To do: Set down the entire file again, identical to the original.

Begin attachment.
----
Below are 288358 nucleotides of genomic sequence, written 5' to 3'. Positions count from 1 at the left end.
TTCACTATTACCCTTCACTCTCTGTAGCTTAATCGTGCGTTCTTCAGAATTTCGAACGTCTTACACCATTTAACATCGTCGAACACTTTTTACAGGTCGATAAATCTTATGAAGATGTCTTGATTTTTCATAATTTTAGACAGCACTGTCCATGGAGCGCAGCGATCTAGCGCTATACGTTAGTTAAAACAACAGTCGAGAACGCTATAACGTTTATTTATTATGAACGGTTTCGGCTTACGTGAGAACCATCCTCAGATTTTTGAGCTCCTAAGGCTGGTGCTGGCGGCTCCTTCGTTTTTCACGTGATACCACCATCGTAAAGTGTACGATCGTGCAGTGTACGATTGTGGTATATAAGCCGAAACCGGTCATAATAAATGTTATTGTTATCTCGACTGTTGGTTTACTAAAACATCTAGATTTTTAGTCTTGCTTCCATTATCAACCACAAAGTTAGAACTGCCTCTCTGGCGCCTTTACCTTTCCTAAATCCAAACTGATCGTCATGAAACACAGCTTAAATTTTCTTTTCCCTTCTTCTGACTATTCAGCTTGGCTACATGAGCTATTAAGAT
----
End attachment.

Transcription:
Below are 288358 nucleotides of genomic sequence, written 5' to 3'. Positions count from 1 at the left end.
TTCACTATTACCCTTCACTCTCTGTAGCTTAATCGTGCGTTCTTCAGAATTTCGAACGTCTTACACCATTTAACATCGTCGAACACTTTTTACAGGTCGATAAATCTTATGAAGATGTCTTGATTTTTCATAATTTTAGACAGCACTGTCCATGGAGCGCAGCGATCTAGCGCTATACGTTAGTTAAAACAACAGTCGAGAACGCTATAACGTTTATTTATTATGAACGGTTTCGGCTTACGTGAGAACCATCCTCAGATTTTTGAGCTCCTAAGGCTGGTGCTGGCGGCTCCTTCGTTTTTCACGTGATACCACCATCGTAAAGTGTACGATCGTGCAGTGTACGATTGTGGTATATAAGCCGAAACCGGTCATAATAAATGTTATTGTTATCTCGACTGTTGGTTTACTAAAACATCTAGATTTTTAGTCTTGCTTCCATTATCAACCACAAAGTTAGAACTGCCTCTCTGGCGCCTTTACCTTTCCTAAATCCAAACTGATCGTCATGAAACACAGCTTAAATTTTCTTTTCCCTTCTTCTGACTATTCAGCTTGGCTACATGAGCTATTAAGAT